Final meeting will be held on 19 June at 4pm at 8 Marina View, #40-04/05, Asia Square Tower 1, Singapore 018960.





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The final general meeting of World Fuel Singapore Holding Company I, has been scheduled to take place on 19 June, according to the company’s liquidator on a notice posted on Friday (17 May) on the Government Gazette.

The meeting will be held at 4pm at 8 Marina View, #40-04/05, Asia Square Tower 1, Singapore 018960. 

It will be held for the purposes of having accounts laid before the meeting showing the manner in which the winding-up has been conducted and hearing any explanations that may be given by the liquidators.

The details of the liquidator are as follows:

Ho May Kee
c/o 8 Marina View
#40-04/05, Asia Square Tower 1
Singapore 018960

An Annual Report of World Fuel Services Corporation, before it was renamed to World Kinect Corporation, was filed on 24 February 2023 on the US Securities and Exchange Commission website. 

According to the report, World Fuel Singapore Holding Company I was listed as one of its subsidiaries.

Related: World Fuel Singapore Holding Company I to be wound up voluntarily, creditors to submit claims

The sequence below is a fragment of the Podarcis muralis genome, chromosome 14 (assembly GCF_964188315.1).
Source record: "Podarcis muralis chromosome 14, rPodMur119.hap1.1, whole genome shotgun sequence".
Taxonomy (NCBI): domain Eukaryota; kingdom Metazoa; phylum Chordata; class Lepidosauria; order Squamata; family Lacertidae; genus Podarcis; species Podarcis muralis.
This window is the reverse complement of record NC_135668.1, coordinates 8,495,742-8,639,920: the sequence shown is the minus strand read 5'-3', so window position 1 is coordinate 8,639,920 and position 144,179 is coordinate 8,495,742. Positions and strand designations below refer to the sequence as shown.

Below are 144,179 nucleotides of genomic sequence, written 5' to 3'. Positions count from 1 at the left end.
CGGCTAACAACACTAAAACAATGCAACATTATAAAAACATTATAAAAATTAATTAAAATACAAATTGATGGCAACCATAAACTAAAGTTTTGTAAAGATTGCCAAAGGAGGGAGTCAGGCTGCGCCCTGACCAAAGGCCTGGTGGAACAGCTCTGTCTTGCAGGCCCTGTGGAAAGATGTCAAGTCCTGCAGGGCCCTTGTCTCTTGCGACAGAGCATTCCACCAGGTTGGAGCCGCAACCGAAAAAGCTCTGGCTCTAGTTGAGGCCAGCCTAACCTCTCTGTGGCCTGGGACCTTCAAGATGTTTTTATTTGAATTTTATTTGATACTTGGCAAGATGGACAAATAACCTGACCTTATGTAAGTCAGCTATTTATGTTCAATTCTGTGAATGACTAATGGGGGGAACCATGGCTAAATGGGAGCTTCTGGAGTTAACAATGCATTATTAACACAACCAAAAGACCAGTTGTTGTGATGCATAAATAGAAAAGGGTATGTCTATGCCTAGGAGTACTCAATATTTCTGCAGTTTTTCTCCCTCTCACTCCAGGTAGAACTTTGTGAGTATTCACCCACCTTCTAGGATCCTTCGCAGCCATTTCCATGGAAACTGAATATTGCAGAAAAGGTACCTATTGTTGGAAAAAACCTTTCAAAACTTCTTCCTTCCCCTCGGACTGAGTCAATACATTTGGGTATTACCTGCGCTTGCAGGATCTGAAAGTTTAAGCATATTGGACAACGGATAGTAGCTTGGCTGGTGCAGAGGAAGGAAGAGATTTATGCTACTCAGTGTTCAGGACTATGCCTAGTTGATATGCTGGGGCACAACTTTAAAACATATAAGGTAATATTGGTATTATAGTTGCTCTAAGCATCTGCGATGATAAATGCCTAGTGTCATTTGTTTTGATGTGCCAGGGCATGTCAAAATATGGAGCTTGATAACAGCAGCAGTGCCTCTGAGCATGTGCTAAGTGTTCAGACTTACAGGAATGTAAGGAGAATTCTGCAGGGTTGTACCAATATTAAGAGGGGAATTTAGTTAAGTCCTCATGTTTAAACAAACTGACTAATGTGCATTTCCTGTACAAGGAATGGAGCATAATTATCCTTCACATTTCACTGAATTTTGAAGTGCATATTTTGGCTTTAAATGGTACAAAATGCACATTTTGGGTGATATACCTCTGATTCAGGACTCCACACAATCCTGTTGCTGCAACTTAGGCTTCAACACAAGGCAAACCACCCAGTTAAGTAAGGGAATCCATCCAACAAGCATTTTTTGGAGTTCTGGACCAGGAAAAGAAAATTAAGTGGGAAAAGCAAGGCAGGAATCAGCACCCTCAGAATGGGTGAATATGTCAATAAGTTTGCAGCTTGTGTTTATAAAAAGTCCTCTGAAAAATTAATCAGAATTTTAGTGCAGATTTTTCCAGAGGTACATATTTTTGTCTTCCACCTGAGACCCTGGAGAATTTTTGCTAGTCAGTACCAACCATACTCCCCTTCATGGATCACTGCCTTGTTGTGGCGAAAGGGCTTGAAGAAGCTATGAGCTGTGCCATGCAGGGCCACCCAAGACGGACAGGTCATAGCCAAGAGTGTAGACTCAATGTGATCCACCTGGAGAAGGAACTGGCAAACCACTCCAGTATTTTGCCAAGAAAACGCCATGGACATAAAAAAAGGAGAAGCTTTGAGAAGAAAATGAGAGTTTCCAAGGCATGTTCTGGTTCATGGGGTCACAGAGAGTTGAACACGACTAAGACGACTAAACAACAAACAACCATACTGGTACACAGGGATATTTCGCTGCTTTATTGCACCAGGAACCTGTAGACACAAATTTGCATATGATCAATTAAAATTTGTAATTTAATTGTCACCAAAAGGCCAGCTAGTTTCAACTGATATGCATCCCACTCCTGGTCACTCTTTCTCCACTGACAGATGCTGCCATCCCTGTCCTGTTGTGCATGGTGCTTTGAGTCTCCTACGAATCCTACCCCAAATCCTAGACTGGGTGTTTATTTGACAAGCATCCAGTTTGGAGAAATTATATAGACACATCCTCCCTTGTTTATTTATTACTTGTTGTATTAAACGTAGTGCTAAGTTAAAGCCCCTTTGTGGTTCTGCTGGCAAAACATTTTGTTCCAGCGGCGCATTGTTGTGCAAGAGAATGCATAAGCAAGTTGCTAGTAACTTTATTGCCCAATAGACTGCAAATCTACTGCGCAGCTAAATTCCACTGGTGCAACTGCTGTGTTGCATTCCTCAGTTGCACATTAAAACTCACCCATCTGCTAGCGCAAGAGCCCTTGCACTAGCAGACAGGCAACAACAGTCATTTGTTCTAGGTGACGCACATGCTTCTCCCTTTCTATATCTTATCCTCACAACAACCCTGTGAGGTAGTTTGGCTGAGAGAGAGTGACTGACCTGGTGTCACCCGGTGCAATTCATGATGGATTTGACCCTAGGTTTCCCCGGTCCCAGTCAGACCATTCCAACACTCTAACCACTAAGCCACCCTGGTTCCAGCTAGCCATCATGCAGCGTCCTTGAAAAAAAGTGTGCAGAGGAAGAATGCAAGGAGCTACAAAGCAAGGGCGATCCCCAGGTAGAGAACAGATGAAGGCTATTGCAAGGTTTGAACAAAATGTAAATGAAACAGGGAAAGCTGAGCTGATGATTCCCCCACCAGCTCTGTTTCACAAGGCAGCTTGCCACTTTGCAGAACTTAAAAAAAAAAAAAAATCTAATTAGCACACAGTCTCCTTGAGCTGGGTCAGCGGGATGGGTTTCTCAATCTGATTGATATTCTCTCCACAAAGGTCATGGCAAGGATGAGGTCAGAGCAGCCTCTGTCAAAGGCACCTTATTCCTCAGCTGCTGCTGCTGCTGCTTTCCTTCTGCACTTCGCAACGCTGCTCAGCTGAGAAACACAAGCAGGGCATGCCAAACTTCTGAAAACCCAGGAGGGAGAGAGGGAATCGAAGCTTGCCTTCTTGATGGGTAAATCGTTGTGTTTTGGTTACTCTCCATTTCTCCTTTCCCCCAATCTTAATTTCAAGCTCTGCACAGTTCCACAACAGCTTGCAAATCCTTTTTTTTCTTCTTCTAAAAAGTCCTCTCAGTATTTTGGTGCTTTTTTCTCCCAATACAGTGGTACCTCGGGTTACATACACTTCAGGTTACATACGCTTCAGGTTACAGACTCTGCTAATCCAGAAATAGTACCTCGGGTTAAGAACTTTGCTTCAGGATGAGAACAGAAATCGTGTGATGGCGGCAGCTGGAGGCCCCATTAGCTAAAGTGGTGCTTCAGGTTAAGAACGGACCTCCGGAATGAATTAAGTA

Photo credit: Jo_Johnston from Pixabay
Published: 20 May 2024

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Bunker Fuel

Allianz: ‘Shadow fleet’ of tankers involved in at least 50 incidents including oil spills

Vessels have been involved in at least 50 incidents to date, including fires, engine failures, collisions, loss of steerage, and oil spills; shadow tankers also participate in ‘dangerous practice of STS transfers in the open ocean’.





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Allianz Commercial marine experts shared some of the major consequences of growing volatility and uncertainties from war and geopolitical events, climate change risk, including the threat the rise of the ‘shadow fleet’ poses to vessels and the environment and the multi-faceted impacts of rerouting.